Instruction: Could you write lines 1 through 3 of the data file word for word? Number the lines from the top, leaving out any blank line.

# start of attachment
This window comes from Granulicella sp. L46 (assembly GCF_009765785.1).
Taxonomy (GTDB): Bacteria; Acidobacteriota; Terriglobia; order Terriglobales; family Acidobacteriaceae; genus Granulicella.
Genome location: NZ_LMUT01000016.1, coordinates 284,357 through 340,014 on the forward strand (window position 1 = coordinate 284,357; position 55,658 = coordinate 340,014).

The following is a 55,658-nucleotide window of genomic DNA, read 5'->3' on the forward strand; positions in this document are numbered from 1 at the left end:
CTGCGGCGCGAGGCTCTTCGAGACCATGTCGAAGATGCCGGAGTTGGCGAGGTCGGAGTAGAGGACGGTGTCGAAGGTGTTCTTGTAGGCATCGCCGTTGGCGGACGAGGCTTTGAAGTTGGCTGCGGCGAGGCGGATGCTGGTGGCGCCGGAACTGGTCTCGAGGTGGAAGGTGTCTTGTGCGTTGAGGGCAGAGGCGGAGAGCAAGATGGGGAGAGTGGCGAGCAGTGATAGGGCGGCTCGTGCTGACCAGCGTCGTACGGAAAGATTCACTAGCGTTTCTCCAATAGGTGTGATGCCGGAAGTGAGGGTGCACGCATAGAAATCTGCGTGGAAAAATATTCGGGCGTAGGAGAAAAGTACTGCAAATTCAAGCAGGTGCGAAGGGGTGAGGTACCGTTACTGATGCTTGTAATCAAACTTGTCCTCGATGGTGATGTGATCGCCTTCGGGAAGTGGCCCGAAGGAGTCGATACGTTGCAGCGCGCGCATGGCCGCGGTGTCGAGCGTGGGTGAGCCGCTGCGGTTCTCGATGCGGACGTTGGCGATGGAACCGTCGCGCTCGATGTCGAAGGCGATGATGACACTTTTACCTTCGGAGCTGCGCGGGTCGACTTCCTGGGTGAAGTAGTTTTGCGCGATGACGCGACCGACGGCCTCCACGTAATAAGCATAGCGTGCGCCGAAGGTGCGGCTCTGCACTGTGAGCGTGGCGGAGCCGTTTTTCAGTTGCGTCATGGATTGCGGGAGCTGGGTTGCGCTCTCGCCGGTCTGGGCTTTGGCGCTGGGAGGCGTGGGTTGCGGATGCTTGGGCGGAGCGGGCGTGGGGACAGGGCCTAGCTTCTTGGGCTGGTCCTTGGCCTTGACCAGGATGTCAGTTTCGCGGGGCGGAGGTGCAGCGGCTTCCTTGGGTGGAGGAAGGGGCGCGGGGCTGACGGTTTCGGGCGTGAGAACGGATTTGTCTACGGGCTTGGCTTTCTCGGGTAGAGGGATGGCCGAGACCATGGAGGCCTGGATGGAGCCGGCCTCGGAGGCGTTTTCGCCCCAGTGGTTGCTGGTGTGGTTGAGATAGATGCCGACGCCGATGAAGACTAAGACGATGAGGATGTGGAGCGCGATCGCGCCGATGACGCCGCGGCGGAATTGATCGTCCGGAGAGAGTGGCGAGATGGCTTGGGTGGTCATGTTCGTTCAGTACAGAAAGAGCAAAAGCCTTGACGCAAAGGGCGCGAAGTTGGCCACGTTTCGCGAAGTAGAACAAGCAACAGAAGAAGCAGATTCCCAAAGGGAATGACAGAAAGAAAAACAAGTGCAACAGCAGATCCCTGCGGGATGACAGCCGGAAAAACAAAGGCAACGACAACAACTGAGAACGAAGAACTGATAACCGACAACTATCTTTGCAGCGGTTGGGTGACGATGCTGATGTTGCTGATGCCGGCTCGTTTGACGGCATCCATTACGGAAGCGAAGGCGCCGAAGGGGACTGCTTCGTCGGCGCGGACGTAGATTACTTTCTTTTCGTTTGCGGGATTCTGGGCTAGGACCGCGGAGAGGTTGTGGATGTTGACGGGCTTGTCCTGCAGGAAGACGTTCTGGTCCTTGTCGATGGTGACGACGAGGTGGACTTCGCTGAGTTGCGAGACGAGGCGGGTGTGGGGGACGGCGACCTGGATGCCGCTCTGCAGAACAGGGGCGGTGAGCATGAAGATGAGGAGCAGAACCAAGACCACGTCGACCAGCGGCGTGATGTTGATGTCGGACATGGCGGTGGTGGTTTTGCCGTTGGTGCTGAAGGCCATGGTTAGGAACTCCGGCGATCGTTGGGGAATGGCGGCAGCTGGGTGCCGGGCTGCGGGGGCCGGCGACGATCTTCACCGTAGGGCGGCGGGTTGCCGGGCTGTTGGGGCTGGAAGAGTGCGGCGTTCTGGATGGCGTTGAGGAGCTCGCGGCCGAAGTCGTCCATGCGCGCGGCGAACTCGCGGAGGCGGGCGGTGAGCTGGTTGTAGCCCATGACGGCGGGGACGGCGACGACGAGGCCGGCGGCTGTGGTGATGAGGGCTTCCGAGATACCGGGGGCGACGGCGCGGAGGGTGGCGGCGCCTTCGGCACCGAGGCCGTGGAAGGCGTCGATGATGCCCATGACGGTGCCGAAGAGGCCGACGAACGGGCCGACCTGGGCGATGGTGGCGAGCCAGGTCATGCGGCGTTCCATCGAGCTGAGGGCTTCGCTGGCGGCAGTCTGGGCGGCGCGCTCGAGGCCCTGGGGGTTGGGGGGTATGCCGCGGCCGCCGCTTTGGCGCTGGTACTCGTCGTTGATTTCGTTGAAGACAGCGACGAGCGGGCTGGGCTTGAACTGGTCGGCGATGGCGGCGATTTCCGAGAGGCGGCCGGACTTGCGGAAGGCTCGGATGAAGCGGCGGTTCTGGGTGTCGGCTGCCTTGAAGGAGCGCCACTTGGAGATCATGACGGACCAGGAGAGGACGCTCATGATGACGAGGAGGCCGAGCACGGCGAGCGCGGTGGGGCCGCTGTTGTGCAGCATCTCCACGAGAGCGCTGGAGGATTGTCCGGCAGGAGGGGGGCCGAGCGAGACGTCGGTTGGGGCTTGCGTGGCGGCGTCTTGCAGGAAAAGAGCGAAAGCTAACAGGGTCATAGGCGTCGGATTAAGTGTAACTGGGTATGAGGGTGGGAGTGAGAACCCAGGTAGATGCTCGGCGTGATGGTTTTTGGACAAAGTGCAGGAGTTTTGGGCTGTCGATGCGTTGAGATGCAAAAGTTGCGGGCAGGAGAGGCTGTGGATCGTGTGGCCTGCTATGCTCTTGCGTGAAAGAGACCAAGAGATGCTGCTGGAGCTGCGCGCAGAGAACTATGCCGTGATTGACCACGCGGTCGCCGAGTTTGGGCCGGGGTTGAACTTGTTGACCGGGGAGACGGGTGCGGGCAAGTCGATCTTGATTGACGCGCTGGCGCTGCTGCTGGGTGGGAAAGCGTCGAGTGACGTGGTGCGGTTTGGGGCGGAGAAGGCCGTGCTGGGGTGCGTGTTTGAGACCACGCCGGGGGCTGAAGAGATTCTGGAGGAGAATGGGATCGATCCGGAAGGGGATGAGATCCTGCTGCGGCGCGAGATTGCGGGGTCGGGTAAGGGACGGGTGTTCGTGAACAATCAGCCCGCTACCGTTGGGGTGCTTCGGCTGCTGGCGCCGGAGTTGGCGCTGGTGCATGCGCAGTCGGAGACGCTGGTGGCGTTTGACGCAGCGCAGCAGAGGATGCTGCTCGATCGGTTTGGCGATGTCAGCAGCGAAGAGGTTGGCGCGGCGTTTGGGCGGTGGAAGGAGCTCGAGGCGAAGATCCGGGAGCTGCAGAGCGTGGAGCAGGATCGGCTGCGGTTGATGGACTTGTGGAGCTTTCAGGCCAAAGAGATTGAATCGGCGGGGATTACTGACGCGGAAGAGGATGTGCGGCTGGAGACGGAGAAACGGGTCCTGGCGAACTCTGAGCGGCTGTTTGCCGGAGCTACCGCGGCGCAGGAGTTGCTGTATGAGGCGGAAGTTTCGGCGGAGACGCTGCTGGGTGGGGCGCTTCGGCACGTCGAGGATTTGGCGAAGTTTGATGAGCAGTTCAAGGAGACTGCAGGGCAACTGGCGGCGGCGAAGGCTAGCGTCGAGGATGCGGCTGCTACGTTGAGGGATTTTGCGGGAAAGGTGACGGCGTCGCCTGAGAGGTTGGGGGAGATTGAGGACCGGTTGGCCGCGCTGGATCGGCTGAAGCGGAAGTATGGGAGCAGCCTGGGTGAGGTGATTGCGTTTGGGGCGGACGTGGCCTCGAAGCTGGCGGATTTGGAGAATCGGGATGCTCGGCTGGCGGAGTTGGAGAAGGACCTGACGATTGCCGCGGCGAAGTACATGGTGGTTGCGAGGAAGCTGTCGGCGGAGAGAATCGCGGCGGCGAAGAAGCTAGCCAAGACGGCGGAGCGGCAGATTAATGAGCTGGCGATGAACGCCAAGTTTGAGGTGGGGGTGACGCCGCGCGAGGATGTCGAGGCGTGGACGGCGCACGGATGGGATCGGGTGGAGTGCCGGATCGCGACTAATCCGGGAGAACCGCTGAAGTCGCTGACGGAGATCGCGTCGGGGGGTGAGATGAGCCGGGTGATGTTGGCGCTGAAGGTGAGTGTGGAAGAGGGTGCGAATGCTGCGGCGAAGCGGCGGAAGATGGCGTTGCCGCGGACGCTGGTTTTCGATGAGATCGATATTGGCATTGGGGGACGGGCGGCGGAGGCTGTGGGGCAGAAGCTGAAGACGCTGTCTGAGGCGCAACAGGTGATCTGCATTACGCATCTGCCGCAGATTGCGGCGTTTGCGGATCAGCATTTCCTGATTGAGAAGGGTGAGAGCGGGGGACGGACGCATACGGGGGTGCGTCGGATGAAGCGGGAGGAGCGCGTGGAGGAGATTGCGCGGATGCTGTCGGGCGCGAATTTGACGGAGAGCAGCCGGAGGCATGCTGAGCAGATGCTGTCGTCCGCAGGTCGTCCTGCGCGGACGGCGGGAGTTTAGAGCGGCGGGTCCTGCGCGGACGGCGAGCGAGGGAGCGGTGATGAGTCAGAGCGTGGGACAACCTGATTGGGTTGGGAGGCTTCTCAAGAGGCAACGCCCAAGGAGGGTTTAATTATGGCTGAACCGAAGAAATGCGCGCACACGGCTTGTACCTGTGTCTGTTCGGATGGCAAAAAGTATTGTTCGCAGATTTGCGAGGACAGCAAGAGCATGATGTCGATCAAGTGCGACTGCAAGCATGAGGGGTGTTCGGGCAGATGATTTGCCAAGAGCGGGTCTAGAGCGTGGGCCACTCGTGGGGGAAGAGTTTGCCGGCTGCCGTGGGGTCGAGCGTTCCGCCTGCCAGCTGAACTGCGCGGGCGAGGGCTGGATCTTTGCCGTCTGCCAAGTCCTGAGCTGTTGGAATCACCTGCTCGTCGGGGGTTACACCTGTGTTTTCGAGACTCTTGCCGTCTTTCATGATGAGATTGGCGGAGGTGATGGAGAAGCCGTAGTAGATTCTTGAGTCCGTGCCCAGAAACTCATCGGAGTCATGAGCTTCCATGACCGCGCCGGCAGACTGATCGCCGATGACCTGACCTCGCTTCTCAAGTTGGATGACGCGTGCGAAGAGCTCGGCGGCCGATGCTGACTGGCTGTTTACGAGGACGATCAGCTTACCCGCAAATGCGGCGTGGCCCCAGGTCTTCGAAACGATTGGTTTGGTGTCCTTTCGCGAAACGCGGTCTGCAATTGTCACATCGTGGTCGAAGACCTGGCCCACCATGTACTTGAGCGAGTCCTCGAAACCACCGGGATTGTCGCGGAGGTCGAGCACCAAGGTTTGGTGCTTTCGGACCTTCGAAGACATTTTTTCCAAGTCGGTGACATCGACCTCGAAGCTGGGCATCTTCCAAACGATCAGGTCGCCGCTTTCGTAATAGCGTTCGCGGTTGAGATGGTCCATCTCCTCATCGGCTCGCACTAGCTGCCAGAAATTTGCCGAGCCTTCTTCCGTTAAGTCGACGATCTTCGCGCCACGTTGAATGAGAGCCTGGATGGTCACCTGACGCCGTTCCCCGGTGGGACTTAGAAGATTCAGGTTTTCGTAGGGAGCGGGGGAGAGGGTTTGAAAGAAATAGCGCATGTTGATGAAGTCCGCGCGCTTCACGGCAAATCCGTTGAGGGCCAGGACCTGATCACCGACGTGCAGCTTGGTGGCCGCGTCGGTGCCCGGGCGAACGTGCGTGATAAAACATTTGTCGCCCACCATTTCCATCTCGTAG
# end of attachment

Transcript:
This window comes from Granulicella sp. L46 (assembly GCF_009765785.1).
Taxonomy (GTDB): Bacteria; Acidobacteriota; Terriglobia; order Terriglobales; family Acidobacteriaceae; genus Granulicella.
Genome location: NZ_LMUT01000016.1, coordinates 284,357 through 340,014 on the forward strand (window position 1 = coordinate 284,357; position 55,658 = coordinate 340,014).